Yang, who like Wagner was in the middle of the Match when he decided to take the McKinsey job, says he contacted all the residencies he interviewed with to explain why they should no longer consider him. About 60 percent of them were positive, including his top choice program, which he says was receptive to his plan and whose program directors continue to welcome him when he drops by for a visit. Still, he says he gets “a lot of bimodal responses—people [who] think I’m either crazy and stupid or people who think I’m crazy and smart.” He says anyone considering a path like his will need to be prepared to explain the decision. “[Program directors] will want to know why you took time off, and the only acceptable reason across the board is research. ‘I wanted to take some time off and join Greenpeace’—that’s not going to fly with residency directors,” he says.


Just a hunch, but the Greenpeace plan is also probably not going to fly with your dean when you tell her that come graduation, you’re off to a tropical island. And no matter what your plans are, telling your medical school faculty can be the most difficult part of any break. Wagner began by talking to her director of surgery at MCW. “It was totally the most frightening thing I ever had to do,” she says. “The chair of surgery doesn’t have the reputation as the most open-minded guy. I was frightened and pretended I was Madeline Albright… because who can say no to her? And it worked! He was really supportive.”

That was not true of all of her professors, though. “It was a difficult decision just because of the response of my mentors in med school. It was really hard for me to go against the advice of people who I respected.”

The decision for Yang was so difficult that he put it off until the last possible moment he could withdraw from the Match and not be blacklisted the second time around. He says in the more conservative, research-oriented atmosphere at the University of Chicago, where he went to medical school, he found few faculty who supported his decision. But talking to people can help. Many physicians who have taken a break or left medicine altogether say they began by speaking to as many nonclinical physicians as possible just to get a better idea of what options are out there for M.D.s and D.O.s.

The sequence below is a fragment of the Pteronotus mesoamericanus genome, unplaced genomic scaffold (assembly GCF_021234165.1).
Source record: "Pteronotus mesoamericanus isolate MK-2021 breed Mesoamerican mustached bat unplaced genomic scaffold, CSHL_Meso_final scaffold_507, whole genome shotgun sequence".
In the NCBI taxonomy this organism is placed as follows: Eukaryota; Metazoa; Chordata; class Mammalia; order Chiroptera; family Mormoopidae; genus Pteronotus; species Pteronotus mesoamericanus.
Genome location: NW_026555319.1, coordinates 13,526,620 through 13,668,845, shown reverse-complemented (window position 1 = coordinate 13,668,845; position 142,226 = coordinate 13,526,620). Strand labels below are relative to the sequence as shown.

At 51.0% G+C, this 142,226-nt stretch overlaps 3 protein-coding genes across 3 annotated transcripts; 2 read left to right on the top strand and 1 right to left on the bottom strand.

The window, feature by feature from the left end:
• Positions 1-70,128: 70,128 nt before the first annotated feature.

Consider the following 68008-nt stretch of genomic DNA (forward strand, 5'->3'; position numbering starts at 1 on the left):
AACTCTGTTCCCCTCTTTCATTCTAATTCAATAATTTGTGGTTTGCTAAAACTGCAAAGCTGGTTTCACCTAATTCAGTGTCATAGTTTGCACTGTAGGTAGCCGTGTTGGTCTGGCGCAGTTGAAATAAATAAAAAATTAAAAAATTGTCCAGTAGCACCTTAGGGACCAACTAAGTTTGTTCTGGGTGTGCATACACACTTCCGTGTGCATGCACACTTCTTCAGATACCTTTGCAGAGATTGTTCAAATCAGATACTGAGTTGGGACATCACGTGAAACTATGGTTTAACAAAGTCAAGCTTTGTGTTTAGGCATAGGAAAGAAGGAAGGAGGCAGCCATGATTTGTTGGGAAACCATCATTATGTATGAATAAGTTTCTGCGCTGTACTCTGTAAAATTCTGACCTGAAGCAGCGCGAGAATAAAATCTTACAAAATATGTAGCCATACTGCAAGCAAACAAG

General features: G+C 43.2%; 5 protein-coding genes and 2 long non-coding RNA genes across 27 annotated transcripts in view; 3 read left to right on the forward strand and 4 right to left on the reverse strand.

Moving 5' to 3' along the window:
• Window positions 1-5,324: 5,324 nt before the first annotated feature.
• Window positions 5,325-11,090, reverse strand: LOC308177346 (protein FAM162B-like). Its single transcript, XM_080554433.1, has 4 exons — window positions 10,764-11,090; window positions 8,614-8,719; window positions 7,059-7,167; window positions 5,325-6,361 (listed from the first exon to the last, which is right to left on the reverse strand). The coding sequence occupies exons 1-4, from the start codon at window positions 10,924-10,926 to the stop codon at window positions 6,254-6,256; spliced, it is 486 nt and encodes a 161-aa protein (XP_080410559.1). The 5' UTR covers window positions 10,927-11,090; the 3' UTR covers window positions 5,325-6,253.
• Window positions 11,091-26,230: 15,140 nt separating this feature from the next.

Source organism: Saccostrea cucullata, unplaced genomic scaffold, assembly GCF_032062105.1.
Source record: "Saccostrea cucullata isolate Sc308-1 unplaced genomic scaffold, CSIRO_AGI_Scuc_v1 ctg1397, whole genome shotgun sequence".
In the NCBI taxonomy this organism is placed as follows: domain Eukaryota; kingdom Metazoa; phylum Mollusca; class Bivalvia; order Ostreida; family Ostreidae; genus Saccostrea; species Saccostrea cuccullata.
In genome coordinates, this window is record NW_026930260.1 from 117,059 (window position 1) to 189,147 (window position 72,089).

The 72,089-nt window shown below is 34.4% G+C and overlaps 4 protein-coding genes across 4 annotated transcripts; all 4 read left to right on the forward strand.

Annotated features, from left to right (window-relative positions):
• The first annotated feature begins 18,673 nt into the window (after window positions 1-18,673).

And no matter how difficult the decision, it really needs to be made late during the third year of medical school. Wagner says early in her fourth year, when she began looking for an alternative to residency, was really too late. “In hindsight, I had no idea how long it would take to find someone who would take me,” she says. “In my case, I had to be very determined and set the whole thing up,” even applying for grants and corporate funding to pay for the experience.

Granted, organizing a trip such as Wagner’s is more time-consuming than applying for a job opening like Yang and Harker did. But if you enter the Match while concurrently conducting a job search that would require a year or two off before starting a residency, be aware that the cutoff date to legally withdraw from the Match process is in February of your fourth year of medical school. A sponsoring medical school must also endorse withdrawals, so it’s good to get your dean’s approval for your plans early.

Harker says the decision to take time out from medical education really comes down to determining what you want to get out of your learning experience and where you see your career going. “You really have to think long and hard, because you really can get on the wrong track,” he says, adding that it would be easy to feel that the time off netted nothing more than a year of wasted time.

But for those who plan it well, some time off can give you a unique learning experience and still provide you with a little time for relaxation that residency doesn’t offer. Just ask Alex Yang. But you might want to wait—he’s a little tied up right now: The bobsled competition is about to begin.
Jennifer Zeigler is a senior writer with The New Physician.